FocusChina moves to ease credit crunch; more bank reserve cuts seen

20 February 2012 05:53  [Source: ICIS news]

By Rachel Yang

Dalian Port in ChinaSINGAPORE (ICIS)--China took its first step towards freeing up more funds this year, via a 50-basis point cut in the banks’ reserve requirement, to promote economic growth now that inflation has started to taper off, analysts said on Monday.

More such measures are expected to ensure the domestic economy will continue to grow at a healthy pace despite a slackening of exports.

Effective 24 February, the reserve requirement ratio for banks, or that portion of deposit that must be parked with the central bank, will be reduced to 20.5% for major financial institutions and to 17% for small and medium-sized financial institutions, the People’s Bank of China (PBoC) announced over the weekend.

The move would make available yuan (CNY) 400-500bn ($63bn-79bn) for lending, further easing a domestic credit crunch, analysts said.

The PBoC may issue three to four more cuts in the bank reserve requirements for the rest of the year, said Lian Ping, chief economist at China’s Bank of Communications.

After nearly three years of keeping a tight rein on credit, China started to adjust down the bank reserves in December, with a quick follow-through this year.

A domestic credit crunch that ensued in China after the lending binge in 2009, which fuelled inflation, has stifled trades, including those of petrochemicals, as players face difficulty tapping funds.

China, the world’s second biggest economy, is a major importer of petrochemical products in Asia, with the bulk of its manufactured end-products meant for exports.

The country is taking a different tack in its monetary policy, now that inflation was brought back to manageable level of 4.5% in January this year, from a high of 6.5% in July 2011.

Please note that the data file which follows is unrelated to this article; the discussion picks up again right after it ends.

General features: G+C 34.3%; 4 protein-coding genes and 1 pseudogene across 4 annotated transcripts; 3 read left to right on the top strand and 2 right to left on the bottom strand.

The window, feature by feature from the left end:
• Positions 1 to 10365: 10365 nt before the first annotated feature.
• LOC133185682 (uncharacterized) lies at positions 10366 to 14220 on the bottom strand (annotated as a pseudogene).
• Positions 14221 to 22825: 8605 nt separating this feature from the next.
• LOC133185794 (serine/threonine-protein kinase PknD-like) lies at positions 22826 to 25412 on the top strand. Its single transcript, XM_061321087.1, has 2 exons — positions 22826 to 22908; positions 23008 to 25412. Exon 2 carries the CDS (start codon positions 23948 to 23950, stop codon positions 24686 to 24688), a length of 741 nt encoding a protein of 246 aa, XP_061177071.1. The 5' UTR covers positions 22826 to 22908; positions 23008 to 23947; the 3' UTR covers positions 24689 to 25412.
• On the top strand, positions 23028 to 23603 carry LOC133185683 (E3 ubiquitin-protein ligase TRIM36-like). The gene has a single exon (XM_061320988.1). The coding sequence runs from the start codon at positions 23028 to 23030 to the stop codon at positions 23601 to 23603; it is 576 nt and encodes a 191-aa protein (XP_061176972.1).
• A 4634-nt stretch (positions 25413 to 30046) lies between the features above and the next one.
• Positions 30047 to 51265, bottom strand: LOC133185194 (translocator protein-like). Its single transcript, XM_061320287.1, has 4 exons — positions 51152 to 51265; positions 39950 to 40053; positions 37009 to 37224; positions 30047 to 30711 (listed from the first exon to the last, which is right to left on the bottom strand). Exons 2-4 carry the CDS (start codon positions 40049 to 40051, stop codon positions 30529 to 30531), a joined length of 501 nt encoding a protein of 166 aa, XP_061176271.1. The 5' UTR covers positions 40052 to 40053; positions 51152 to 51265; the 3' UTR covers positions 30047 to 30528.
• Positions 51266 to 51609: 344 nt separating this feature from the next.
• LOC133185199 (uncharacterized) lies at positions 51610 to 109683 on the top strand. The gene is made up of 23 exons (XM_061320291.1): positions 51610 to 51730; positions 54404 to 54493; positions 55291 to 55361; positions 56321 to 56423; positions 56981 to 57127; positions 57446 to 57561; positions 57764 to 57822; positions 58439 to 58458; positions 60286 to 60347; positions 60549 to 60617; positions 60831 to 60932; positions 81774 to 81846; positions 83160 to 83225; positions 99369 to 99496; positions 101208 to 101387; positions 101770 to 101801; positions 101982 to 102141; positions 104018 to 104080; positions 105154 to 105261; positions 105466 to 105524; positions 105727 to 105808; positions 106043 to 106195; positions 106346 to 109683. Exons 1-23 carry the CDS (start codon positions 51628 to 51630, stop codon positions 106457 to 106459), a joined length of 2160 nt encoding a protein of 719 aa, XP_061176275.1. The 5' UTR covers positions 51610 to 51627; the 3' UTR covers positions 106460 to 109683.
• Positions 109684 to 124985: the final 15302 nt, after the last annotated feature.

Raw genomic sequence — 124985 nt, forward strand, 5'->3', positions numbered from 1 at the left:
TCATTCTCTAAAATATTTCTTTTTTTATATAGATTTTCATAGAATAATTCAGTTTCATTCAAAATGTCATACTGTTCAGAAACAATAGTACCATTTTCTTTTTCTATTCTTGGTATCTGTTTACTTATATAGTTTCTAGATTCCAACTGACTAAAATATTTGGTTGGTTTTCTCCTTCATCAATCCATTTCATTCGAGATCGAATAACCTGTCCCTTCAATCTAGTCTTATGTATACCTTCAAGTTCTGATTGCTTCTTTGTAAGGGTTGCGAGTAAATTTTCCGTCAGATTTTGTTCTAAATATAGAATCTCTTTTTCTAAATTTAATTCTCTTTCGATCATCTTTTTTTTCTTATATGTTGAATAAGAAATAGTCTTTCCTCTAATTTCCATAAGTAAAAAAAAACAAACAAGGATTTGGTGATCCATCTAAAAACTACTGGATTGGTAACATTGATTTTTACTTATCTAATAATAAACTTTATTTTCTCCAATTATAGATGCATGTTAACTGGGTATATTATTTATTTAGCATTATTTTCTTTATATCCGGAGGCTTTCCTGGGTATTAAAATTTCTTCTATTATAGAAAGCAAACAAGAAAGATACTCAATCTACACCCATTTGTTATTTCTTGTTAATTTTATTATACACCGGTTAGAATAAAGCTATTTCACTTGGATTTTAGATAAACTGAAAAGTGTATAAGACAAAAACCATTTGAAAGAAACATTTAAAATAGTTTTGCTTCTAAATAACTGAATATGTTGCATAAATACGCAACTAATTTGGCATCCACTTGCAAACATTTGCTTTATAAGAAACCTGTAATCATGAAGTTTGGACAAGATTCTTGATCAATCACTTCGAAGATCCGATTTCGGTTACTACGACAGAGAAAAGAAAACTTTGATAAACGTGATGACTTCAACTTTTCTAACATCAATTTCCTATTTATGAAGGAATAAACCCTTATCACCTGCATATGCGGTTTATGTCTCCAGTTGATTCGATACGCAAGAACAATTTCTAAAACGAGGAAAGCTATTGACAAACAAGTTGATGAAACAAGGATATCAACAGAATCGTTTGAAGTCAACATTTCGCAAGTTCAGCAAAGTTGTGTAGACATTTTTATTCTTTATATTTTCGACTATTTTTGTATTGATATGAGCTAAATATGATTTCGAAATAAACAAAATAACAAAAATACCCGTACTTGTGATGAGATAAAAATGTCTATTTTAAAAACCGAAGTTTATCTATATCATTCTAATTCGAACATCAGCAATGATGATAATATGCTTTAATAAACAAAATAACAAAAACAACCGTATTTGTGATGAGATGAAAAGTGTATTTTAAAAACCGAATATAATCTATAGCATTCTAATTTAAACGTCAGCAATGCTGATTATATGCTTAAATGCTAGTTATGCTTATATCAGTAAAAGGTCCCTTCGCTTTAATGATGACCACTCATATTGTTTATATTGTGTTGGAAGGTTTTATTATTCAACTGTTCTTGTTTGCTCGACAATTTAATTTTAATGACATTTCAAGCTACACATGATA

It must be mindful that its economic growth has also steadily decelerated last year, ending with a fourth-quarter expansion of 8.9% - the lowest on record for two and a half years. For the whole of 2011, China’s average GDP growth was 9.1%.

This year, a further slowing down of growth can be expected, with exports expected to take a heavy beating from the eurozone debt crisis.

Global financial stability watchdog – the International Monetary Fund (IMF) – has revised down its 2012 growth forecast for China to 8.2% from 8.9%.

China may pursue a more loose monetary policy by adjusting down the reserve requirement ratio of banks, but is unlikely to cut its key interest rate in the interest of stability, analysts said.

“The room of loosening monetary policy is limited this year. It is not possible to cut interest rates in the near term,” said Lu Zhengwei, chief economist at China’s Industrial Bank.

($1 = CNY6.30)

Read John Richardson and Malini Hariharan’s blog – Asian Chemical Connections


By: Rachel Yang



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